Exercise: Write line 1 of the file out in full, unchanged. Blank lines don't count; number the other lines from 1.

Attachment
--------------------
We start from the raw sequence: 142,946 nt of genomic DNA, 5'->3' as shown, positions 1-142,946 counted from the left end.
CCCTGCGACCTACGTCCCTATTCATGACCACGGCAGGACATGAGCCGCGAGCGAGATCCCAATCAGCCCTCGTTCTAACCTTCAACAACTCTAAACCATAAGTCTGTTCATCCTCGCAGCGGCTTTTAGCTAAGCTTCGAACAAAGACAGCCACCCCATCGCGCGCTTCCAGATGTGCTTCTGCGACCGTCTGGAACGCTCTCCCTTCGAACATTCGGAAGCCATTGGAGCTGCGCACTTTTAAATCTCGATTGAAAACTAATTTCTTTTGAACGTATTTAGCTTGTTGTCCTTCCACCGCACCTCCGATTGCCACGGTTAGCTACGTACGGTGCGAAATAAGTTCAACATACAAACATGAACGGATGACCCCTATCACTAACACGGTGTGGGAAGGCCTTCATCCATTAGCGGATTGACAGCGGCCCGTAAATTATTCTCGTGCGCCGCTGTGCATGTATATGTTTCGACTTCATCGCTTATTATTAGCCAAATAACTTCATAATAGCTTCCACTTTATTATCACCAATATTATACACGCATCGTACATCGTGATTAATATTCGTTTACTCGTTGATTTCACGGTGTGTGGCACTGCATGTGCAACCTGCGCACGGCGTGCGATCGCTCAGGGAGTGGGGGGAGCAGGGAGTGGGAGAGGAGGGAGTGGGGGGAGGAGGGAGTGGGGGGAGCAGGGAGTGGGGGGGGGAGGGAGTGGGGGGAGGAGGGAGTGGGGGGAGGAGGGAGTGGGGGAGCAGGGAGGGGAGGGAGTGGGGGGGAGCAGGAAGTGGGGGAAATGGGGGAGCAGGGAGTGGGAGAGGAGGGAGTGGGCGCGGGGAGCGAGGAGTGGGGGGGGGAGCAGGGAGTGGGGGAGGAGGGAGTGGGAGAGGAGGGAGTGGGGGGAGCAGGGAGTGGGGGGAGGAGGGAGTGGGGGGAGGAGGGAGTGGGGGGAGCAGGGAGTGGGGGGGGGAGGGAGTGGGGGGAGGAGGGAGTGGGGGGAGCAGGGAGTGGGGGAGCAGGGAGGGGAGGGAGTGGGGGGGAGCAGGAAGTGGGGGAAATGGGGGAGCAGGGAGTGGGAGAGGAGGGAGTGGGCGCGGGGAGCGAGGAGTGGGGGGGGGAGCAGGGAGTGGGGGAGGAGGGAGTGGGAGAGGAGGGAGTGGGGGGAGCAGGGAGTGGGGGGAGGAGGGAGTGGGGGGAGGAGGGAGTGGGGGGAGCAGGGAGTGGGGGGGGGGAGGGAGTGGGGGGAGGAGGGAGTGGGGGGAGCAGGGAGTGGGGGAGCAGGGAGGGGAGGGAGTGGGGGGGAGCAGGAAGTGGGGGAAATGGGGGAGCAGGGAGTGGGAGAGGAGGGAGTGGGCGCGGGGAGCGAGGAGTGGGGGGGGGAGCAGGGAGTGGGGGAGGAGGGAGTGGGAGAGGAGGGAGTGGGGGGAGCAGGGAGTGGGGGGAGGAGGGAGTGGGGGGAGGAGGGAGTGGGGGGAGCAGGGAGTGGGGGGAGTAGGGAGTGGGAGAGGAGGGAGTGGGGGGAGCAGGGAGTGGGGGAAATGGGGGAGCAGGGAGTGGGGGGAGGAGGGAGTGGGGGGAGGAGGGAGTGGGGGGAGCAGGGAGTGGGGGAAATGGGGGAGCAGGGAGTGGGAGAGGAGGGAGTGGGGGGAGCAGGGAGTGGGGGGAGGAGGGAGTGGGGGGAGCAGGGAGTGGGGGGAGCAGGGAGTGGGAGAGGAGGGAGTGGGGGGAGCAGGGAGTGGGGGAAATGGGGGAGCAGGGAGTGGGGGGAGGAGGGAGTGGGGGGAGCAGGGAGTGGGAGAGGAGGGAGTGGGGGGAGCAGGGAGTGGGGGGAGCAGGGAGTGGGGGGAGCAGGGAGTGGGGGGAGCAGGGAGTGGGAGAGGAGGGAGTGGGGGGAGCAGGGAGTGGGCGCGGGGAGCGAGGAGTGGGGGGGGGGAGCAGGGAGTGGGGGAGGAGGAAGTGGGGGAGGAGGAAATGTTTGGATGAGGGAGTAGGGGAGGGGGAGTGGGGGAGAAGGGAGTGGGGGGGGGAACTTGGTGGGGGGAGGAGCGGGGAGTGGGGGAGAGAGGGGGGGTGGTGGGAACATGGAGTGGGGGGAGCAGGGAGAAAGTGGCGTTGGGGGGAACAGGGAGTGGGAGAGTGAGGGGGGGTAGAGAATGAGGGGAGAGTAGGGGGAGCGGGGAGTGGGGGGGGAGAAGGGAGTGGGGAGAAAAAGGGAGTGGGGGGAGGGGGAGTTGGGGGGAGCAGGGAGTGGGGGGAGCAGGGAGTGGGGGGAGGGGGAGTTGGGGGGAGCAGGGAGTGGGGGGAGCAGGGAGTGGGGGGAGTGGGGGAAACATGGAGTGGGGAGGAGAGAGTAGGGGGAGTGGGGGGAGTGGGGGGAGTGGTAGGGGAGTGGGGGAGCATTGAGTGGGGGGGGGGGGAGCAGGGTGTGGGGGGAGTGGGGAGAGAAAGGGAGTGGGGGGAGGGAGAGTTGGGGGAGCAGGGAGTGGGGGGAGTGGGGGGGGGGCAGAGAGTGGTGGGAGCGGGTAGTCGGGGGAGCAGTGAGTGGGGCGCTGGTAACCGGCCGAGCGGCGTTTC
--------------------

We start from the raw sequence: 142,946 nt of genomic DNA, 5'->3' as shown, positions 1-142,946 counted from the left end.